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TV REVIEWS : 'Rainbow' Takes a Serious Look at Violence

October 19, 1995|LYNNE HEFFLEY

The much-lauded PBS children's series "Reading Rainbow" gets serious tonight in an unusually effective edition called "LeVar Burton Presents: Act Against Violence--A Family Special."

The hourlong, documentary-style program, tied into public television's ongoing "Act Against Violence" campaign, is a departure from the series' usual literacy-oriented format. With its themes of how adults can make a difference in children's lives and how children can find alternatives to violence, the show is aimed at both young and old.

Listen as young children, living in an area of Los Angeles synonymous in the public consciousness with drugs, gangs and guns, try to understand the world into which they were born.

Listen, too, to some of those adults striving to give children the strength to survive and grow through perilous times, people who work and live in the South-Central community of Watts--a place where people do raise families and do go to work, to churches, libraries and schools.

Jose Varela, a former gangbanger, now a respected Watts schoolteacher, proves an inspiration for at-risk children. Members of Teens on Target, an organization of reformed gang members--gunshot victims in wheelchairs--give gut-wrenching testimony about the price they are paying for the violence in their lives.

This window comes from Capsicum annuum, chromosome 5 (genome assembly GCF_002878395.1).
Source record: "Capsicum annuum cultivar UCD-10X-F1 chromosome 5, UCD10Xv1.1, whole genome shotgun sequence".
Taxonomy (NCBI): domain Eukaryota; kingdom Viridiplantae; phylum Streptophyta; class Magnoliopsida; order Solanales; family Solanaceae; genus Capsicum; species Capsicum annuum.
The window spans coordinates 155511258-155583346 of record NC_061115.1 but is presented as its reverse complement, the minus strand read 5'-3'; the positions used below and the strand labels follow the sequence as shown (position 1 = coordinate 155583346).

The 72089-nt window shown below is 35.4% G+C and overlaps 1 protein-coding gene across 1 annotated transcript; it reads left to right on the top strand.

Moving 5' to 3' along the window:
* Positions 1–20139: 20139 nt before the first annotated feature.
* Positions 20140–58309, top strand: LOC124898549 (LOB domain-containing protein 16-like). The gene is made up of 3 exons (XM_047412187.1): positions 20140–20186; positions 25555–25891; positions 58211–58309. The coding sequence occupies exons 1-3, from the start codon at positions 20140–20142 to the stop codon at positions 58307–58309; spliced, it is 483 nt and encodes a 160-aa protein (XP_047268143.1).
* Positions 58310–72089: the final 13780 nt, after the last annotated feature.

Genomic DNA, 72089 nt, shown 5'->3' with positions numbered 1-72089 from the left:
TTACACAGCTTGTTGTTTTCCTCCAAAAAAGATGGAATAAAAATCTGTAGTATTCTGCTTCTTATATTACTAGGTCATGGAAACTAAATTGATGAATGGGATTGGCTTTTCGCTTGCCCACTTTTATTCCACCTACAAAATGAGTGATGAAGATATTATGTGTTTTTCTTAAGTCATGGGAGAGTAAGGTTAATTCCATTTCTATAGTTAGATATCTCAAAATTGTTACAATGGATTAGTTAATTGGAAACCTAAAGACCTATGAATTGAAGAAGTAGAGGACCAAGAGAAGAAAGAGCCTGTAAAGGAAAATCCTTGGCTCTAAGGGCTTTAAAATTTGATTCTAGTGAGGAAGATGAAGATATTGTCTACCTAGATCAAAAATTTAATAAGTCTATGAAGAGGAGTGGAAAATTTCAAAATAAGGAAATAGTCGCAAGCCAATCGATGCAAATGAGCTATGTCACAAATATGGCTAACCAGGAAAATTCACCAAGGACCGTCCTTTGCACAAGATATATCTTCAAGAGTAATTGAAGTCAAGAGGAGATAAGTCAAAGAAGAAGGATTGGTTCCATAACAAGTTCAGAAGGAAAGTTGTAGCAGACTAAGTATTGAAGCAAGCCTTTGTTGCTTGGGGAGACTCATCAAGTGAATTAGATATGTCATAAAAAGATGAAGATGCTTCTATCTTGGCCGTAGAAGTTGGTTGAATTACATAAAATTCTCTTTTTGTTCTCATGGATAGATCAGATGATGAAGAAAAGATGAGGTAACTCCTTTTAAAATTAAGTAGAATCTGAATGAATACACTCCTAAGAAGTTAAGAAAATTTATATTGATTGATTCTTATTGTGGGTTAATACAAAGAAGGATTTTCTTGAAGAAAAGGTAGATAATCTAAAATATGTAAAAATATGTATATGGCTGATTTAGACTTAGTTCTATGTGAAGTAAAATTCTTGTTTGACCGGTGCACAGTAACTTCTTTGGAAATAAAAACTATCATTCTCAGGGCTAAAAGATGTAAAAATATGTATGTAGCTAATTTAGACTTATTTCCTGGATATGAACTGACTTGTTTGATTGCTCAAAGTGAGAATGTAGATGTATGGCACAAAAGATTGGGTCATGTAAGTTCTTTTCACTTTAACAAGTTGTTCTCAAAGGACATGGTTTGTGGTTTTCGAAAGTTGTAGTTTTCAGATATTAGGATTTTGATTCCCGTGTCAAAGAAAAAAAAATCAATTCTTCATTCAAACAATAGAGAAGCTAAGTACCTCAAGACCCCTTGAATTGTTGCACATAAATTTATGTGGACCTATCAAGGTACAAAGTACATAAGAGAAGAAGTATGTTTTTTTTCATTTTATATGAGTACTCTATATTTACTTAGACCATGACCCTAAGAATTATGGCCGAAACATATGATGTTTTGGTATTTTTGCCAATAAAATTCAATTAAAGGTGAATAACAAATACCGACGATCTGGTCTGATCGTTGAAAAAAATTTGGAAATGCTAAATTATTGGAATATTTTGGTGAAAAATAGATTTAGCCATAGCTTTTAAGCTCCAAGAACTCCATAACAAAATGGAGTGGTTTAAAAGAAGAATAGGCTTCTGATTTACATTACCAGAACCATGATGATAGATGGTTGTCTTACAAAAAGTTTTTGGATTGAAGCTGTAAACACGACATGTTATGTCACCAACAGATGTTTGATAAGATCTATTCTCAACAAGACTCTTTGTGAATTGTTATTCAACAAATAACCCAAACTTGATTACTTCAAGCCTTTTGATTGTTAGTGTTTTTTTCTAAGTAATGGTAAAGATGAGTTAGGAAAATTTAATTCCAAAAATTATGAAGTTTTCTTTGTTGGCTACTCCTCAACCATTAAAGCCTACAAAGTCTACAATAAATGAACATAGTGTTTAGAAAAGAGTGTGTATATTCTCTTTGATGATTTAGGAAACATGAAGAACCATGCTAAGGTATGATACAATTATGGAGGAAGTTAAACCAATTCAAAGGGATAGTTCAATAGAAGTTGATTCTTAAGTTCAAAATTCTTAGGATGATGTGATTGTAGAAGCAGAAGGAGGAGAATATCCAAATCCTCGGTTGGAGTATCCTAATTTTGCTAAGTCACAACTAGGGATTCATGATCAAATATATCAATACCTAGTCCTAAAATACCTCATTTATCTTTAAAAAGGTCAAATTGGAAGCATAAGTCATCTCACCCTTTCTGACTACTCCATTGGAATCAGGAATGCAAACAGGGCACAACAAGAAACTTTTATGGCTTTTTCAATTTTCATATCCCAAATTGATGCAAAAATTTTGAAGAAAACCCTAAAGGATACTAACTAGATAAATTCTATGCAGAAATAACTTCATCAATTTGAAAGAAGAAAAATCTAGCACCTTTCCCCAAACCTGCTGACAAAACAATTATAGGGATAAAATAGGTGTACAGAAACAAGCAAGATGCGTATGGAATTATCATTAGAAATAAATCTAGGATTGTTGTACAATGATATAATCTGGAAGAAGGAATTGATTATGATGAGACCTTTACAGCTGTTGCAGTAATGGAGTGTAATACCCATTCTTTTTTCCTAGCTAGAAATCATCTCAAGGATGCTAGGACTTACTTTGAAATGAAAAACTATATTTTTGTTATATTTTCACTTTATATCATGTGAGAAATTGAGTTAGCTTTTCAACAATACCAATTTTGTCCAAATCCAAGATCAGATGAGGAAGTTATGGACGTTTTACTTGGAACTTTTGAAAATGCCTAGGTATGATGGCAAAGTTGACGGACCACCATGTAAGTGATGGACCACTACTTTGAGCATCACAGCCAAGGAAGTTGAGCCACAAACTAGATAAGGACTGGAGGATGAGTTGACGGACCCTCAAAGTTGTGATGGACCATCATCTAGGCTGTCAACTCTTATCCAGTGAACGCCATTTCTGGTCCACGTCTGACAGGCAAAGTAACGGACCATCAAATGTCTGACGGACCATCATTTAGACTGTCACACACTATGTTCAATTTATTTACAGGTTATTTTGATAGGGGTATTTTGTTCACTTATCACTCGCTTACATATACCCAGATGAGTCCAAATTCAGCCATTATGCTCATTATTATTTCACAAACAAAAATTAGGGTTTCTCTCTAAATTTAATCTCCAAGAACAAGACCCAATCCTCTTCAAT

A teen-age girl befriends younger children after turning her grim life around through Colors United, a performing arts group. And a remarkable church reaches out to young men and to single teen-age mothers to empower them with a sense of tradition and belonging.

The show begins and ends with the poetic eloquence of the Watts Prophets and memorable montages of area children. The more usual "Reading Rainbow" format is found in several reviews by children of family- and community-related books.

* "LeVar Burton Presents: Act Against Violence--A Family Special" airs at 8 tonight and again Sunday at 6 p.m. on KCET-TV Channel 28 .

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